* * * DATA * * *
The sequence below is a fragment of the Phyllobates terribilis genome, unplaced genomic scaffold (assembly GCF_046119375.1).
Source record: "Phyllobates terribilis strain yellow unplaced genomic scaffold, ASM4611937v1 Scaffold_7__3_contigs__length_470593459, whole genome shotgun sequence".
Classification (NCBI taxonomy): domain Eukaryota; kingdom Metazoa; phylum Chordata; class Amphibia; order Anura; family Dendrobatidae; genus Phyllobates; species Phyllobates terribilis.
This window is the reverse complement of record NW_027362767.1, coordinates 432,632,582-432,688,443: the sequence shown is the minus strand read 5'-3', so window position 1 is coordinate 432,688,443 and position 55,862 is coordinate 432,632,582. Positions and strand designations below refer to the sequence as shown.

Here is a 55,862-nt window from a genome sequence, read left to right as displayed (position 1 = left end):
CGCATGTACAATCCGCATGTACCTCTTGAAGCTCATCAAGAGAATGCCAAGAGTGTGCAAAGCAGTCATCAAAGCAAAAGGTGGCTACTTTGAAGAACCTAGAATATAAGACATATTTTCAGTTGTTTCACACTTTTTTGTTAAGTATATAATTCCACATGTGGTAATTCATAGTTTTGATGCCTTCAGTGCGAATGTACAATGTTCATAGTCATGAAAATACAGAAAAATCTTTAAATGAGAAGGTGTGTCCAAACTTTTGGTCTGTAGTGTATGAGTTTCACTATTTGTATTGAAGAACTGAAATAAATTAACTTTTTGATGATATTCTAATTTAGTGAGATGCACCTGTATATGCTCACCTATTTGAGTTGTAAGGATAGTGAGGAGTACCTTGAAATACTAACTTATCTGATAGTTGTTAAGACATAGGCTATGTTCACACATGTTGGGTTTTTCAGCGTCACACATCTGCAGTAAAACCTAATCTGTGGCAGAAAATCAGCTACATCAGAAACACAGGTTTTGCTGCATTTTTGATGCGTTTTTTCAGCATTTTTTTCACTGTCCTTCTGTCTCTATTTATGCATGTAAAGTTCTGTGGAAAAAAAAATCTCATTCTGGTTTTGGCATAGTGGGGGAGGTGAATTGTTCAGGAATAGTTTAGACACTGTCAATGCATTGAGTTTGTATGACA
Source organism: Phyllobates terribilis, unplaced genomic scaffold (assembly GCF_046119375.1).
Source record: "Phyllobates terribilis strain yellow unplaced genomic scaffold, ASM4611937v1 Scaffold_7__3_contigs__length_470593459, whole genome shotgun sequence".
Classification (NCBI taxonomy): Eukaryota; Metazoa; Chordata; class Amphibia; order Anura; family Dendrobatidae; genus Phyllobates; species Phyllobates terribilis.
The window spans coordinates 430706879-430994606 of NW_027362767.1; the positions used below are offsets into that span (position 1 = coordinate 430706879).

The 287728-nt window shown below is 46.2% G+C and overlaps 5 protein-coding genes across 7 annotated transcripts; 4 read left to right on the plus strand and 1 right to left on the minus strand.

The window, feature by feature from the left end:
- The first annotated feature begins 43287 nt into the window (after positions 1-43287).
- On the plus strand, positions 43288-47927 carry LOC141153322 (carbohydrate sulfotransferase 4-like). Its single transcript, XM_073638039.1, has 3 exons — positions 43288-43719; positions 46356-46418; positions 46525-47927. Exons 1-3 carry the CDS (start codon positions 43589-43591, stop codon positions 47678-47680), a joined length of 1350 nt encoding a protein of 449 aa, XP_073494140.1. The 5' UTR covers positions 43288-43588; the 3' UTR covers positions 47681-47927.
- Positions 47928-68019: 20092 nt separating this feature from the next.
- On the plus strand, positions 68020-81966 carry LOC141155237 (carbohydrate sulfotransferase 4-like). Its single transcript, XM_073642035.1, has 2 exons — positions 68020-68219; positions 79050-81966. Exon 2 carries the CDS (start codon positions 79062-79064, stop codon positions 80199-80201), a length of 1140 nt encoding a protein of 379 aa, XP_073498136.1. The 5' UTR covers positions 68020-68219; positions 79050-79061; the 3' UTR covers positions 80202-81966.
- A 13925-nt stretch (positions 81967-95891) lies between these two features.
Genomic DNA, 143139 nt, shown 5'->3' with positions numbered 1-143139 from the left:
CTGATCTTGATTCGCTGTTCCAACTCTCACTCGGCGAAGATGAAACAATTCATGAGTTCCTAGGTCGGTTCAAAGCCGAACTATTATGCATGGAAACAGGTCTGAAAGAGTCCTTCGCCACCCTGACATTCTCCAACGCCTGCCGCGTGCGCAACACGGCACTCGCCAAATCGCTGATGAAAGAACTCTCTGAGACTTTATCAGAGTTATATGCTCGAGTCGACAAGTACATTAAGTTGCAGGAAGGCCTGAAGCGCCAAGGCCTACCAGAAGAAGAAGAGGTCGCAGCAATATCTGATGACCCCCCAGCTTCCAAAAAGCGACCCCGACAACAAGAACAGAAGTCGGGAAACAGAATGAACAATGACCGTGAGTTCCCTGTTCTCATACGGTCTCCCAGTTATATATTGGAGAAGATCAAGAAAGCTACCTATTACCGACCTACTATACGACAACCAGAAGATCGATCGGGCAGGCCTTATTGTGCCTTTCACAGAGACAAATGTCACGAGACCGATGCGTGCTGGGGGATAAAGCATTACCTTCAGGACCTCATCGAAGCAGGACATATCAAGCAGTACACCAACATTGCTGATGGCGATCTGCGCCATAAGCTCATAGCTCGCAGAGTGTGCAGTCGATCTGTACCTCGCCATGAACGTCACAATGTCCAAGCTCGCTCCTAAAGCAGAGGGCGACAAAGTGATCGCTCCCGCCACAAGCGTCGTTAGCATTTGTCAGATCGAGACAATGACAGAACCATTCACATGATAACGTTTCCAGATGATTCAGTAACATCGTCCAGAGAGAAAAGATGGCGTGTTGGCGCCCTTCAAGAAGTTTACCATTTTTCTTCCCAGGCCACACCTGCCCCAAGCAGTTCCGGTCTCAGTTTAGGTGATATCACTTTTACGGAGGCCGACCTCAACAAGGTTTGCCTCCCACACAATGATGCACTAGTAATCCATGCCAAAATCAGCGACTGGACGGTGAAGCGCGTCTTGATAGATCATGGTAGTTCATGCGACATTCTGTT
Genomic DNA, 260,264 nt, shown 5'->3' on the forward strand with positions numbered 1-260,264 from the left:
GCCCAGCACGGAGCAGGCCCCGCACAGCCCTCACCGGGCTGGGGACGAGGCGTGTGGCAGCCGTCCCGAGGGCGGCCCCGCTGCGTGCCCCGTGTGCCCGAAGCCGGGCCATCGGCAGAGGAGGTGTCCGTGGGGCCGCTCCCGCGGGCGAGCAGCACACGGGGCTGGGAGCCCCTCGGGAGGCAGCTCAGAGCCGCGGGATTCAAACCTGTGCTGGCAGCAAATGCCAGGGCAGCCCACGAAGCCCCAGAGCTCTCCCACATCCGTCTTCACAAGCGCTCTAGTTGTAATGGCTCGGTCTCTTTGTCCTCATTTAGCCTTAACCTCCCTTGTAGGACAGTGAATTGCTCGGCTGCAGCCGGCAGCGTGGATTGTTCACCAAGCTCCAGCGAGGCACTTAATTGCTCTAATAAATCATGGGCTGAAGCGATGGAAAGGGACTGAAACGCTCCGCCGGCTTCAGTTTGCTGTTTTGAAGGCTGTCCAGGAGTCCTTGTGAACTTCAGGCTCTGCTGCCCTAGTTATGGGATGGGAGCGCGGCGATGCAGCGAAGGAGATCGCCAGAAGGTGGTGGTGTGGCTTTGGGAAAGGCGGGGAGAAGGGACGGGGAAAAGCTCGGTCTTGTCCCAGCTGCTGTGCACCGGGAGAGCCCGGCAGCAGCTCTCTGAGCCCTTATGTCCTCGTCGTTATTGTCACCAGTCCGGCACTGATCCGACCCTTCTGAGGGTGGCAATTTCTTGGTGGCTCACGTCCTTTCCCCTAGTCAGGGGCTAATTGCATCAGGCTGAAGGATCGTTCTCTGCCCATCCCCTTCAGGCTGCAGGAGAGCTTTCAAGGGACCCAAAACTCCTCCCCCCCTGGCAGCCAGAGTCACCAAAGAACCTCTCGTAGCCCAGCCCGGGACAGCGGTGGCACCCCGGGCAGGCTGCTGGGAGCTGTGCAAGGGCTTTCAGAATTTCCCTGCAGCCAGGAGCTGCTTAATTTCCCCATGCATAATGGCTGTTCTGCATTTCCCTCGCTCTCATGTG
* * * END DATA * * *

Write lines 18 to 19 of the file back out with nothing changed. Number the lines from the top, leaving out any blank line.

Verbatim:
Genomic DNA, 143139 nt, shown 5'->3' with positions numbered 1-143139 from the left:
CTGATCTTGATTCGCTGTTCCAACTCTCACTCGGCGAAGATGAAACAATTCATGAGTTCCTAGGTCGGTTCAAAGCCGAACTATTATGCATGGAAACAGGTCTGAAAGAGTCCTTCGCCACCCTGACATTCTCCAACGCCTGCCGCGTGCGCAACACGGCACTCGCCAAATCGCTGATGAAAGAACTCTCTGAGACTTTATCAGAGTTATATGCTCGAGTCGACAAGTACATTAAGTTGCAGGAAGGCCTGAAGCGCCAAGGCCTACCAGAAGAAGAAGAGGTCGCAGCAATATCTGATGACCCCCCAGCTTCCAAAAAGCGACCCCGACAACAAGAACAGAAGTCGGGAAACAGAATGAACAATGACCGTGAGTTCCCTGTTCTCATACGGTCTCCCAGTTATATATTGGAGAAGATCAAGAAAGCTACCTATTACCGACCTACTATACGACAACCAGAAGATCGATCGGGCAGGCCTTATTGTGCCTTTCACAGAGACAAATGTCACGAGACCGATGCGTGCTGGGGGATAAAGCATTACCTTCAGGACCTCATCGAAGCAGGACATATCAAGCAGTACACCAACATTGCTGATGGCGATCTGCGCCATAAGCTCATAGCTCGCAGAGTGTGCAGTCGATCTGTACCTCGCCATGAACGTCACAATGTCCAAGCTCGCTCCTAAAGCAGAGGGCGACAAAGTGATCGCTCCCGCCACAAGCGTCGTTAGCATTTGTCAGATCGAGACAATGACAGAACCATTCACATGATAACGTTTCCAGATGATTCAGTAACATCGTCCAGAGAGAAAAGATGGCGTGTTGGCGCCCTTCAAGAAGTTTACCATTTTTCTTCCCAGGCCACACCTGCCCCAAGCAGTTCCGGTCTCAGTTTAGGTGATATCACTTTTACGGAGGCCGACCTCAACAAGGTTTGCCTCCCACACAATGATGCACTAGTAATCCATGCCAAAATCAGCGACTGGACGGTGAAGCGCGTCTTGATAGATCATGGTAGTTCATGCGACATTCTGTT